This was a small but tough category. I chose “Burfell” for first place because it’s a beautiful, elegant piece and I appreciate the craftsmanship and technique of bringing out the beauty of the wood grain in this simple form. Second place goes to “Sturgeon Moon”. This piece quietly crept up and up and I couldn’t ignore its peaceful resilience. The moon slowly reveals herself and gives you a very grounding feeling. Third place goes to “Sheba” whose clay body and vibrancy was hard to miss. I appreciate the playful coloring and the fantastical journey of this figure.

Honorable Mentions do to “Red Rack” for its playful interpretations of Memphis Design history!  Well done artists and sculptors!

1st Place: #84

David Bushman “Burfell”

Hackberry and African Blackwood 6” Tall x 7.5 Diameter $350

I primarily create lathe turned hollow and open forms in wood from native Virginia trees. I prefer to work with green wood and often let the changing shape of the wood as it dries influence how the final work appears. The design of many of my pieces has been influenced by the numerous flowers that grow in our gardens. I like to embellish my work with various carving techniques and wood burning.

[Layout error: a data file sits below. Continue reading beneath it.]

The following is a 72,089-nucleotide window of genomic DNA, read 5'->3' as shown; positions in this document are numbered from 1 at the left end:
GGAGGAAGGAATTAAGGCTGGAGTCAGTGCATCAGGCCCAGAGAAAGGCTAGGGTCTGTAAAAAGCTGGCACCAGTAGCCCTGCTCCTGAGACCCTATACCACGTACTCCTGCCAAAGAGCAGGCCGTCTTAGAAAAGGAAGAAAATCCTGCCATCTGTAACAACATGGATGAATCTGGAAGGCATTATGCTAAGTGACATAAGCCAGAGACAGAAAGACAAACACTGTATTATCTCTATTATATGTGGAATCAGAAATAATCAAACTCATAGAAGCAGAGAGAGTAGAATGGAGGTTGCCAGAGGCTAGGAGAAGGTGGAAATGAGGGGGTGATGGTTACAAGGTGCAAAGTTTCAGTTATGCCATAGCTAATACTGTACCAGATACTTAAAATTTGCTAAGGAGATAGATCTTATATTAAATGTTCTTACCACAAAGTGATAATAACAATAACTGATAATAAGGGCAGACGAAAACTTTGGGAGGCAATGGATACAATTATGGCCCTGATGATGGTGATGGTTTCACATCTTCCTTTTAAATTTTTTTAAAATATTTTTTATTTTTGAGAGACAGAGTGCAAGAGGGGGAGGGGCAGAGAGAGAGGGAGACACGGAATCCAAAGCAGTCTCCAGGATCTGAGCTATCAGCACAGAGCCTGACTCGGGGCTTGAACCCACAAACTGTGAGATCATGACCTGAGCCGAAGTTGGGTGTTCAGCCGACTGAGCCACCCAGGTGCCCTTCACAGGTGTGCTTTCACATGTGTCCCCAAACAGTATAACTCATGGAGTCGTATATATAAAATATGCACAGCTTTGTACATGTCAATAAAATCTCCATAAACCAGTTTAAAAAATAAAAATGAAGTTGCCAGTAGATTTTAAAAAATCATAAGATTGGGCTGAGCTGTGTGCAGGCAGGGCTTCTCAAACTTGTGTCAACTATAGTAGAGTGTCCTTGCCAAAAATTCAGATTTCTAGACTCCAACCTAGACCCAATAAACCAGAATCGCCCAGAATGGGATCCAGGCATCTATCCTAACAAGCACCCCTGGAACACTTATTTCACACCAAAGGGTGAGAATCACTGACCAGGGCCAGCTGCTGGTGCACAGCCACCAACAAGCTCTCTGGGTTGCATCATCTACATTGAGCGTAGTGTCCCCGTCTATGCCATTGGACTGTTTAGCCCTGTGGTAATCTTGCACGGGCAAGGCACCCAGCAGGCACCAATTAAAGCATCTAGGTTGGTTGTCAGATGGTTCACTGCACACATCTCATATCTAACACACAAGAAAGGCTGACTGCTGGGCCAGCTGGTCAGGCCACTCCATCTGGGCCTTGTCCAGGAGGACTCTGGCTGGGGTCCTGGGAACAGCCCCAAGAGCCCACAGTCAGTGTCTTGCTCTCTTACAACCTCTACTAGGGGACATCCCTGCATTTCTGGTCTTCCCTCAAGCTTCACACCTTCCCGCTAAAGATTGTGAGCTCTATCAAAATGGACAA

2nd Place: #144

Mel Titus “Sturgeon Moon”

Raku Clay 10 Inch Round $110

Native Americans referred to the full moon in August as the Sturgeon Moon. Giant Sturgeons were readily caught during this part of the summer. A farewell to summer.

Artist Statement: Whether my work is functional or sculptural, each clay piece is designed to honor the beauty and mystery we all share through Nature. Nature is my boundless inspiration that challenges my creative spirit to see and express into an organic and whimsical world.


3rd Place: #76

Kimberly Clarke “Sheba”

Clay 9.5”x7”x4” $400